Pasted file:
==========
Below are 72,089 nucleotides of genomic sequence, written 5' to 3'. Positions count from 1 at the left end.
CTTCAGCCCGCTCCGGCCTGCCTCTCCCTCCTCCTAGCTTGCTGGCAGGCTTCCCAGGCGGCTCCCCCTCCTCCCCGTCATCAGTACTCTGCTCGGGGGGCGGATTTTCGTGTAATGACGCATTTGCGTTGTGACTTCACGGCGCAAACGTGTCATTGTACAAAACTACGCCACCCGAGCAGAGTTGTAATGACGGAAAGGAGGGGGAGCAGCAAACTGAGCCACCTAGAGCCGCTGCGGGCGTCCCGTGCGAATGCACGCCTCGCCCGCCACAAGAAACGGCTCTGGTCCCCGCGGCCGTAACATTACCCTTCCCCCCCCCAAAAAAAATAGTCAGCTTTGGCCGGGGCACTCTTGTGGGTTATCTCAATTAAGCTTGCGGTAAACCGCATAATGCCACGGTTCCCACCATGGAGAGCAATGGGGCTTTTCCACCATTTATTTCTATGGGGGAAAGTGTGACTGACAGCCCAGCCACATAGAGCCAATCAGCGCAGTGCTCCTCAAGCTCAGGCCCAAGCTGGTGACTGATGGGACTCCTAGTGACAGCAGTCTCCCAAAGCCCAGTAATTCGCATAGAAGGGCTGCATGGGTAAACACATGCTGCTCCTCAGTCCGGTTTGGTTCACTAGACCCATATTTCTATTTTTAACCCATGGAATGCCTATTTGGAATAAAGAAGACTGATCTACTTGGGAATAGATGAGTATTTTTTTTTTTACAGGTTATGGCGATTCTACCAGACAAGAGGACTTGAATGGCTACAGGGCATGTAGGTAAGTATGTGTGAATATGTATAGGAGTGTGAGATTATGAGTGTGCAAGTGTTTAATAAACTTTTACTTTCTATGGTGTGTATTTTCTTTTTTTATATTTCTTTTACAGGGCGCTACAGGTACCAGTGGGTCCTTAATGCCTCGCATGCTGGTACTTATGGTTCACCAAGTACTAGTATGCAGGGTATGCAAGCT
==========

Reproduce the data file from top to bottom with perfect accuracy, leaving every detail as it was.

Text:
Below are 72,089 nucleotides of genomic sequence, written 5' to 3'. Positions count from 1 at the left end.
CTTCAGCCCGCTCCGGCCTGCCTCTCCCTCCTCCTAGCTTGCTGGCAGGCTTCCCAGGCGGCTCCCCCTCCTCCCCGTCATCAGTACTCTGCTCGGGGGGCGGATTTTCGTGTAATGACGCATTTGCGTTGTGACTTCACGGCGCAAACGTGTCATTGTACAAAACTACGCCACCCGAGCAGAGTTGTAATGACGGAAAGGAGGGGGAGCAGCAAACTGAGCCACCTAGAGCCGCTGCGGGCGTCCCGTGCGAATGCACGCCTCGCCCGCCACAAGAAACGGCTCTGGTCCCCGCGGCCGTAACATTACCCTTCCCCCCCCCAAAAAAAATAGTCAGCTTTGGCCGGGGCACTCTTGTGGGTTATCTCAATTAAGCTTGCGGTAAACCGCATAATGCCACGGTTCCCACCATGGAGAGCAATGGGGCTTTTCCACCATTTATTTCTATGGGGGAAAGTGTGACTGACAGCCCAGCCACATAGAGCCAATCAGCGCAGTGCTCCTCAAGCTCAGGCCCAAGCTGGTGACTGATGGGACTCCTAGTGACAGCAGTCTCCCAAAGCCCAGTAATTCGCATAGAAGGGCTGCATGGGTAAACACATGCTGCTCCTCAGTCCGGTTTGGTTCACTAGACCCATATTTCTATTTTTAACCCATGGAATGCCTATTTGGAATAAAGAAGACTGATCTACTTGGGAATAGATGAGTATTTTTTTTTTTACAGGTTATGGCGATTCTACCAGACAAGAGGACTTGAATGGCTACAGGGCATGTAGGTAAGTATGTGTGAATATGTATAGGAGTGTGAGATTATGAGTGTGCAAGTGTTTAATAAACTTTTACTTTCTATGGTGTGTATTTTCTTTTTTTATATTTCTTTTACAGGGCGCTACAGGTACCAGTGGGTCCTTAATGCCTCGCATGCTGGTACTTATGGTTCACCAAGTACTAGTATGCAGGGTATGCAAGCT